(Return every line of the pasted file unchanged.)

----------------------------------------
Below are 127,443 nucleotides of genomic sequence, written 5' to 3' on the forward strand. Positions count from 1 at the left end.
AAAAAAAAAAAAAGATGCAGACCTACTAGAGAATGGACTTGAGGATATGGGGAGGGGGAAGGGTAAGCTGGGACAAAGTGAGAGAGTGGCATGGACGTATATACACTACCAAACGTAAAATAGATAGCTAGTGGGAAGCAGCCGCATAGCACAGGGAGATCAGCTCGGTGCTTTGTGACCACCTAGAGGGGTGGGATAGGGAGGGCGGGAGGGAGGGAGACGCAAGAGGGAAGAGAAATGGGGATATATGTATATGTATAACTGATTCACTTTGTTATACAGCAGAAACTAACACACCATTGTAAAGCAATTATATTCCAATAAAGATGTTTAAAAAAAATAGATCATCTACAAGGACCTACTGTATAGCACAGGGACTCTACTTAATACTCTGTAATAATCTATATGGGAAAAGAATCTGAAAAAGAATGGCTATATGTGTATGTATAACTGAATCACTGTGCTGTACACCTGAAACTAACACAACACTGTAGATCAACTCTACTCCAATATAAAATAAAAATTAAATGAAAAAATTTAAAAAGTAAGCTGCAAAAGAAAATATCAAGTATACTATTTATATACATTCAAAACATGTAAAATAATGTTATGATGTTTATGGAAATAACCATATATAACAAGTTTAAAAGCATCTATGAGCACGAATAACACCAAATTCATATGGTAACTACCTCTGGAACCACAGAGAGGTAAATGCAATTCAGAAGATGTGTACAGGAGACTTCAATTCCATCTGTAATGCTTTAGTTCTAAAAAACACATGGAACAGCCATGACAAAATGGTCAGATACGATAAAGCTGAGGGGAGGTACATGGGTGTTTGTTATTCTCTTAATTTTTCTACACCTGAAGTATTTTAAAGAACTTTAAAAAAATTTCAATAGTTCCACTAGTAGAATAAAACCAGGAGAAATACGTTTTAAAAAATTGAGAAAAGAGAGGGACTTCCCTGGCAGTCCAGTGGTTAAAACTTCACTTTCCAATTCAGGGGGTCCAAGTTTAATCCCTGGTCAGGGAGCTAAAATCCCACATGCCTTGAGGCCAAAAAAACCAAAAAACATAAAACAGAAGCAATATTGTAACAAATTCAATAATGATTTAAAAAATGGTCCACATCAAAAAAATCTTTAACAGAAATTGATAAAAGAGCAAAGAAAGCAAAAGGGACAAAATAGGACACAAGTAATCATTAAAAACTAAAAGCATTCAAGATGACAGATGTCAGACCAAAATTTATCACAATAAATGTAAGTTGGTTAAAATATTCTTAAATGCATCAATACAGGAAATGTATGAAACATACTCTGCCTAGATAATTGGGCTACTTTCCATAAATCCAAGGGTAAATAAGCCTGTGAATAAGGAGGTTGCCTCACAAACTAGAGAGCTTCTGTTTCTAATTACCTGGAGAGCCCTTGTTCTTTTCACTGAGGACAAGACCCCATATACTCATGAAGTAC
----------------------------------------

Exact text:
Below are 127,443 nucleotides of genomic sequence, written 5' to 3' on the forward strand. Positions count from 1 at the left end.
AAAAAAAAAAAAAGATGCAGACCTACTAGAGAATGGACTTGAGGATATGGGGAGGGGGAAGGGTAAGCTGGGACAAAGTGAGAGAGTGGCATGGACGTATATACACTACCAAACGTAAAATAGATAGCTAGTGGGAAGCAGCCGCATAGCACAGGGAGATCAGCTCGGTGCTTTGTGACCACCTAGAGGGGTGGGATAGGGAGGGCGGGAGGGAGGGAGACGCAAGAGGGAAGAGAAATGGGGATATATGTATATGTATAACTGATTCACTTTGTTATACAGCAGAAACTAACACACCATTGTAAAGCAATTATATTCCAATAAAGATGTTTAAAAAAAATAGATCATCTACAAGGACCTACTGTATAGCACAGGGACTCTACTTAATACTCTGTAATAATCTATATGGGAAAAGAATCTGAAAAAGAATGGCTATATGTGTATGTATAACTGAATCACTGTGCTGTACACCTGAAACTAACACAACACTGTAGATCAACTCTACTCCAATATAAAATAAAAATTAAATGAAAAAATTTAAAAAGTAAGCTGCAAAAGAAAATATCAAGTATACTATTTATATACATTCAAAACATGTAAAATAATGTTATGATGTTTATGGAAATAACCATATATAACAAGTTTAAAAGCATCTATGAGCACGAATAACACCAAATTCATATGGTAACTACCTCTGGAACCACAGAGAGGTAAATGCAATTCAGAAGATGTGTACAGGAGACTTCAATTCCATCTGTAATGCTTTAGTTCTAAAAAACACATGGAACAGCCATGACAAAATGGTCAGATACGATAAAGCTGAGGGGAGGTACATGGGTGTTTGTTATTCTCTTAATTTTTCTACACCTGAAGTATTTTAAAGAACTTTAAAAAAATTTCAATAGTTCCACTAGTAGAATAAAACCAGGAGAAATACGTTTTAAAAAATTGAGAAAAGAGAGGGACTTCCCTGGCAGTCCAGTGGTTAAAACTTCACTTTCCAATTCAGGGGGTCCAAGTTTAATCCCTGGTCAGGGAGCTAAAATCCCACATGCCTTGAGGCCAAAAAAACCAAAAAACATAAAACAGAAGCAATATTGTAACAAATTCAATAATGATTTAAAAAATGGTCCACATCAAAAAAATCTTTAACAGAAATTGATAAAAGAGCAAAGAAAGCAAAAGGGACAAAATAGGACACAAGTAATCATTAAAAACTAAAAGCATTCAAGATGACAGATGTCAGACCAAAATTTATCACAATAAATGTAAGTTGGTTAAAATATTCTTAAATGCATCAATACAGGAAATGTATGAAACATACTCTGCCTAGATAATTGGGCTACTTTCCATAAATCCAAGGGTAAATAAGCCTGTGAATAAGGAGGTTGCCTCACAAACTAGAGAGCTTCTGTTTCTAATTACCTGGAGAGCCCTTGTTCTTTTCACTGAGGACAAGACCCCATATACTCATGAAGTAC